The editorial categories are research topics that have guided researchers during the recovery phase and continue to be the impetus behind the Documents Project’s digital archive and the Critical Documents book series. Developed by the project’s Editorial Board, each of the teams analyzed this framework and adapted it to their local contexts in developing their research objectives and work plans during the Recovery Phase. Learn more on the Editorial Framework page.
This letter written by the Comité Ejecutivo of the Liga de Escritores y Artistas Revolucionarios [Executive Committee of the League of Revolutionary Writers and Artists] was addressed to the American Writers’ Congress (AWC) in New York; it informed the AWC that the LEAR’s contingent at the conference would consist of Juan de la Cabada, as the senior group member, and German List Arzubide, Renato Molina Enríquez and Miguel Rubio. The letter also notes that the LEAR’s Veracruz division would be sending the writer José Mancisidor. It likewise solicits information on the topics to be discussed so that the Mexican representatives may prepare their speeches. It concludes by confirming the exhibition of posters and other artwork by Mexican revolutionaries that will be held there.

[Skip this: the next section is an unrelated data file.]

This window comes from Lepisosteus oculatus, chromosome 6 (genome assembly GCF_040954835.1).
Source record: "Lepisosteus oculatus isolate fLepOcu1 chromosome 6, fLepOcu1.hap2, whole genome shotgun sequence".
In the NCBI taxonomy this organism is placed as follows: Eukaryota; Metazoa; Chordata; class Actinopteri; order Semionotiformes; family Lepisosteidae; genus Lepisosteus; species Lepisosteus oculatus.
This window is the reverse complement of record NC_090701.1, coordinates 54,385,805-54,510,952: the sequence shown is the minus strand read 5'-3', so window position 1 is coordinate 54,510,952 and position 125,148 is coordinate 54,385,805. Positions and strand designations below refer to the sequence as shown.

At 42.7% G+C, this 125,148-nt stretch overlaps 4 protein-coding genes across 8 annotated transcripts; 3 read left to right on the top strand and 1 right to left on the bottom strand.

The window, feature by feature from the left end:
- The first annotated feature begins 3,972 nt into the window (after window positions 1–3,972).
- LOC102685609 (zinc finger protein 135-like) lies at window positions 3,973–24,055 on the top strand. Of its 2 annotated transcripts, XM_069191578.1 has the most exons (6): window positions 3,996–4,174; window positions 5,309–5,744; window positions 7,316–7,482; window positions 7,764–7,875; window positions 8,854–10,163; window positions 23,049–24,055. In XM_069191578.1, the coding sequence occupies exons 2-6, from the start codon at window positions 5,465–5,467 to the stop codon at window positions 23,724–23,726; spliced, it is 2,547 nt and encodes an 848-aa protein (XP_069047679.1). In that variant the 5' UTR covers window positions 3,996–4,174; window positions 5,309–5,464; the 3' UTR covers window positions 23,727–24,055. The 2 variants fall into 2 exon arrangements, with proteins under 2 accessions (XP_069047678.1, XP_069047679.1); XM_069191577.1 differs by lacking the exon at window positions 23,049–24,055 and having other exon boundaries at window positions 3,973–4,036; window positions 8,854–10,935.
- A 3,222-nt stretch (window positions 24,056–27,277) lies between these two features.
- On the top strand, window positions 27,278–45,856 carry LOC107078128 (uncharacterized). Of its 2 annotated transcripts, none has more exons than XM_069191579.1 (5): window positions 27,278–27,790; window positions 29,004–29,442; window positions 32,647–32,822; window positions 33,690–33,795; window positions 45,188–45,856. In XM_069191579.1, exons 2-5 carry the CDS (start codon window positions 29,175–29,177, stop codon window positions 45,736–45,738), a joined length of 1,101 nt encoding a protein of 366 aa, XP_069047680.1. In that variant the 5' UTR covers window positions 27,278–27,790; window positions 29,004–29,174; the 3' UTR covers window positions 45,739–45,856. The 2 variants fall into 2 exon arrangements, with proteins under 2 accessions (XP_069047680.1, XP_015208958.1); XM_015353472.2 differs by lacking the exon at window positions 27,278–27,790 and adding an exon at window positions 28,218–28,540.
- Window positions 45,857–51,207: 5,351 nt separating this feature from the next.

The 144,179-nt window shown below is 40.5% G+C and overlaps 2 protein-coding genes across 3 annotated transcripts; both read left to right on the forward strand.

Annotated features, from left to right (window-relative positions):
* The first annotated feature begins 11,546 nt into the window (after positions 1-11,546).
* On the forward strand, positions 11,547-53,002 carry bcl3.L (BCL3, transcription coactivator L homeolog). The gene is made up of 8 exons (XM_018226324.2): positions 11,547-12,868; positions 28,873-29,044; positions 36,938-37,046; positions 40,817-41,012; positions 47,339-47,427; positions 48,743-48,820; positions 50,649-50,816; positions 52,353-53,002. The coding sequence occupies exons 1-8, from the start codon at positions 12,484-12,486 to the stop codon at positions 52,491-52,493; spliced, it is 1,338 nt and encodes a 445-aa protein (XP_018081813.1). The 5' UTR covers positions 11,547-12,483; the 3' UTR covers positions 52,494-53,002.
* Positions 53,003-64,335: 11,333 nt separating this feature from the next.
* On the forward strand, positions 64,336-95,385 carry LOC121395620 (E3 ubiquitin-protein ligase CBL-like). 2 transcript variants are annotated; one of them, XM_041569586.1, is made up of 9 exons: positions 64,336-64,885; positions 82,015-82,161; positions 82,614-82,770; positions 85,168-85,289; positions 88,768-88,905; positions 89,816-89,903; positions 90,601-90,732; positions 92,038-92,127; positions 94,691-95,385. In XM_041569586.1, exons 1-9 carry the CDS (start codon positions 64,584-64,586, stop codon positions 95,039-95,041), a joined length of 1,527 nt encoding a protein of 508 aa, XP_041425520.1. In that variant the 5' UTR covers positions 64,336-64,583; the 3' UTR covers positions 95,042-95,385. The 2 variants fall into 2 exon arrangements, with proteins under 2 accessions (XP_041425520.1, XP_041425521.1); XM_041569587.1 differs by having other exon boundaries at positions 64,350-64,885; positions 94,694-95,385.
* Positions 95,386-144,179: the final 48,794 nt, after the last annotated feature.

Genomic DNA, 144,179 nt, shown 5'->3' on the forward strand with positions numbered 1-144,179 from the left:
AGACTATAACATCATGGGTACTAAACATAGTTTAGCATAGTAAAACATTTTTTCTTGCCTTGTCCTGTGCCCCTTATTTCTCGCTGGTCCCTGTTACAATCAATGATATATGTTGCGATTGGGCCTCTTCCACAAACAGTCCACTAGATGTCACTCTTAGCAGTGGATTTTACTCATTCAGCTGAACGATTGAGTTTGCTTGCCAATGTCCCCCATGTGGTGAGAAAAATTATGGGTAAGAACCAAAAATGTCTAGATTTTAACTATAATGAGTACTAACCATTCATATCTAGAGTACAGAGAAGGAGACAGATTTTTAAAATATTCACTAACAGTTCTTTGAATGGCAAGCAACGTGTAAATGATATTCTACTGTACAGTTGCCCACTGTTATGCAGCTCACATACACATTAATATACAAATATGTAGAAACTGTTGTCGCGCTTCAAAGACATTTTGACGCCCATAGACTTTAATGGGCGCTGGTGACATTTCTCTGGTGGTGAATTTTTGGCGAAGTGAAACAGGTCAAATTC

The recipient of the letter, Alan Calmer, served as secretary of the John Reed Club (JRC). It is likely that the man who signed the document was Luis Arenal, secretary of the Executive Committee for the Liga de Escritores y Artistas Revolucionarios (LEAR), as he states in other documents, upon which he collaborated with the JRC before his return to Mexico in 1933.Juan de la Cabada, writer and active member of the PCM [Mexican Communist Party], was designated by the LEAR to serve as the chief Mexican representative at this conference; he was a founding member of the Lucha Internacional Proletaria (LIP) [International Proletarian Struggle] in 1931. In 1935 he collaborated with several organizations: la Alianza de Trabajadores del Arte (ATA) [Alliance of Art Workers]; el Socorro Rojo Internacional [International Red Aid]; and the Liga Contra el Fascismo y la Guerra Imperialista [League Against Fascism and Imperialist War], among others. This letter is another example of the international importance that artists’ associations assumed through their leftist political militancy in the struggle against imperialism, fascism and war. They operated not only on an artistic level, but also on the level of debate through their participation in different international conferences and the dissemination of their artwork.